Earl Milford put up an artificial Christmas tree in the wooden house on the Navajo reservation near here that he shares with a son and daughter-in-law and their two little girls.
Mr. Milford, who is on a fixed income, with a ledger of his loans.
But money is scarce and so are presents. “It’s all right,” he said, “they know I love them.”
Mr. Milford is chronically broke because each month, in what he calls “my ritual,” he travels 30 miles to Gallup and visits 16 storefront money-lending shops. Mr. Milford, who is 59 and receives a civil service pension and veteran’s disability benefits, doles out some $1,500 monthly to the lenders just to cover the interest on what he had intended several years ago to be short-term “payday loans.”
Mr. Milford said he had stopped taking out new loans, but many other residents of the Gallup area and countless more people across the country are visiting payday lenders this month, places with names like Cash Cow, Payday Plus and Fast Buck, to get advances of a few hundred dollars to help with holiday expenses.
While such lending is effectively banned in 11 states, including New York, through usury or other laws, it is flourishing in 39 others. The practice is unusually rampant and unregulated in New Mexico, where it has become a contentious political issue. The Center for Responsible Lending, a private consumer group based in Durham, N.C., calculates that nationally payday loans totaled at least $28 billion in 2005, doubling in five years.
The loans are quick and easy. Customers are usually required to leave a predated personal check that the lender can cash on the next payday, two or four weeks later. They must show a pay stub or proof of regular income, like Social Security, but there is no credit check, which leads to some defaults but, more often, continued extension of the loan, with repeated fees.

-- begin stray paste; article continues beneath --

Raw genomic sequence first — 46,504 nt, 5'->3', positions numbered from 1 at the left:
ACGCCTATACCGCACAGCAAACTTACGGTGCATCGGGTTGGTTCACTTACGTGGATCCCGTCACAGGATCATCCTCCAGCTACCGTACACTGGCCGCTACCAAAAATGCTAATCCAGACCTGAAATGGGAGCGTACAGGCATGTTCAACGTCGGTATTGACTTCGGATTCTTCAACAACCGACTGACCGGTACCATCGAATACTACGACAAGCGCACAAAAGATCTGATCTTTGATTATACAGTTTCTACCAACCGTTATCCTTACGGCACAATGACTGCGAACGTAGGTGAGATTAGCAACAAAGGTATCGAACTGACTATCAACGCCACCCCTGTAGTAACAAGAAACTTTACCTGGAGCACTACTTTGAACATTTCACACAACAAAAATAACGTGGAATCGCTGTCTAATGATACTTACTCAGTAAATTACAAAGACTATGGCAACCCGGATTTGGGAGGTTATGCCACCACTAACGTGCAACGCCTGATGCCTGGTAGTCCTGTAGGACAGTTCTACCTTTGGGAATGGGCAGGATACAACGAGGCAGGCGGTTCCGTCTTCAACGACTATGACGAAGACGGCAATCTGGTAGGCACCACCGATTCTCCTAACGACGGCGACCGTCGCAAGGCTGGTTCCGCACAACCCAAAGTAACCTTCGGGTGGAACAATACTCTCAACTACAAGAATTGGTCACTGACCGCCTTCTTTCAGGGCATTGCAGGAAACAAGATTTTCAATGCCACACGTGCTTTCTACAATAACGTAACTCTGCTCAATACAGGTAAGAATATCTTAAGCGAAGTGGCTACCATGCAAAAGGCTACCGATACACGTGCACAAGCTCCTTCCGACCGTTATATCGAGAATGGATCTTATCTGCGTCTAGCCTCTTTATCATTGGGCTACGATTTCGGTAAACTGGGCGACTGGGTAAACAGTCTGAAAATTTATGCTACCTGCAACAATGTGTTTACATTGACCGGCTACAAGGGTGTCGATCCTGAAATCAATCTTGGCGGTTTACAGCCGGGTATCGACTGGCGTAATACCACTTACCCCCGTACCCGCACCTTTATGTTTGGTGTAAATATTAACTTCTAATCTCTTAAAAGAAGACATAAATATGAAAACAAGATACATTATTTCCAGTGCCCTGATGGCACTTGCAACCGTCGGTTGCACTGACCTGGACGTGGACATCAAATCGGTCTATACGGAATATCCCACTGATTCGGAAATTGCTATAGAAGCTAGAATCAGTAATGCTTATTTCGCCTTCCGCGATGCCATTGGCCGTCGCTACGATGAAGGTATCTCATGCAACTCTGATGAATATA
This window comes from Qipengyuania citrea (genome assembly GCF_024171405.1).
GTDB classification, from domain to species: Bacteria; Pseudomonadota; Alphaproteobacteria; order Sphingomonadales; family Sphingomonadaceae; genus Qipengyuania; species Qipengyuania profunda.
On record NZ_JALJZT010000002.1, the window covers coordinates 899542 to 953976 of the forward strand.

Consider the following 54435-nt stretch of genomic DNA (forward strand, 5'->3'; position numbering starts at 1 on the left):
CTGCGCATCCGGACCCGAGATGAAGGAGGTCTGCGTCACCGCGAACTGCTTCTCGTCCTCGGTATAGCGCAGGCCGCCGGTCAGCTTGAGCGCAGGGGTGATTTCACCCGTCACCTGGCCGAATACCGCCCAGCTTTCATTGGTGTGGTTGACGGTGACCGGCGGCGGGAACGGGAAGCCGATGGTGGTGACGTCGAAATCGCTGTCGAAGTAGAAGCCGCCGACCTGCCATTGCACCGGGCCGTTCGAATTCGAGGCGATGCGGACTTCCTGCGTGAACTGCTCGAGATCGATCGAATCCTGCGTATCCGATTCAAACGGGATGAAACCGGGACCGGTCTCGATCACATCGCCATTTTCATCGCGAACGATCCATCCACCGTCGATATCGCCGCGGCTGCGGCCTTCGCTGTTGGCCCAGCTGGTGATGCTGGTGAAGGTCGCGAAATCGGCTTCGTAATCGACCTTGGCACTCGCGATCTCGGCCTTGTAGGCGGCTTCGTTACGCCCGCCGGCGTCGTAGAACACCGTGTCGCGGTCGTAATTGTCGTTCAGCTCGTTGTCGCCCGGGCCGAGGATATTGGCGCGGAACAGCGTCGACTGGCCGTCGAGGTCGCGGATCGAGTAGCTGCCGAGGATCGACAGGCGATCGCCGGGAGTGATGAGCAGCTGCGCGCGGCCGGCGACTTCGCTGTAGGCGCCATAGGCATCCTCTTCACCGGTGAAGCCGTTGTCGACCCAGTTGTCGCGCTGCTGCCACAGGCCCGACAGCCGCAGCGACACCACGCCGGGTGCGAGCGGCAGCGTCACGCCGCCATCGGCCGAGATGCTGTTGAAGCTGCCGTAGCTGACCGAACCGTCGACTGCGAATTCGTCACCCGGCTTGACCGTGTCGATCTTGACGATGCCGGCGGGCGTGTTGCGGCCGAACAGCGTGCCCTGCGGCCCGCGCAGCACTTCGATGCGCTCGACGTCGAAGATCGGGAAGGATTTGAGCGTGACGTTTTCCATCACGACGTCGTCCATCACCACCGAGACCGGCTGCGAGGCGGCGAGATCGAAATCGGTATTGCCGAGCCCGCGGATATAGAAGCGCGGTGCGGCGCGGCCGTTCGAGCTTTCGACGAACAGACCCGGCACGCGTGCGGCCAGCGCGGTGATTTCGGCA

In many states, including New Mexico, lenders also make no effort to see if customers have borrowed elsewhere, which is how Mr. Milford could take out so many loans at once. If they repay on time, borrowers pay fees ranging from $15 per $100 borrowed in some states to, in New Mexico, often $20 or more per $100, which translates into an annualized interest rate, for a two-week loan, of 520 percent or more.
In September, Congress, responding to complaints that military personnel were the targets of “predatory lenders,” imposed a limit of 36 percent annual interest on loans to military families. The law will take effect next October and is expected to choke off payday lending to this group because, lenders say, the fees they could charge for a two-week loan would be negligible, little more than 10 cents per day, said Don Gayhardt, president of the Dollar Financial Corporation, which owns a national chain of lenders called Money Marts.
The new law will have little impact on the larger practice because military families account for only a tiny share of payday lending, which lenders defend as meeting a need of low-income workers.
Mr. Gayhardt said the industry had prospered because more people worked in modestly paying service-sector jobs, and in a pinch they found payday loans cheaper and more convenient than bouncing checks, paying late fees on credit cards or having their utilities cut off.
Mr. Gayhardt, who is also a board member of the Community Financial Services Association of America, a trade group that represents about 60 percent of payday lenders, said the frequency of extended rollovers and huge payments was exaggerated by critics.
You can also get an auto title loans in lieu of a payday loan over here: http://www.titleloansexpress.com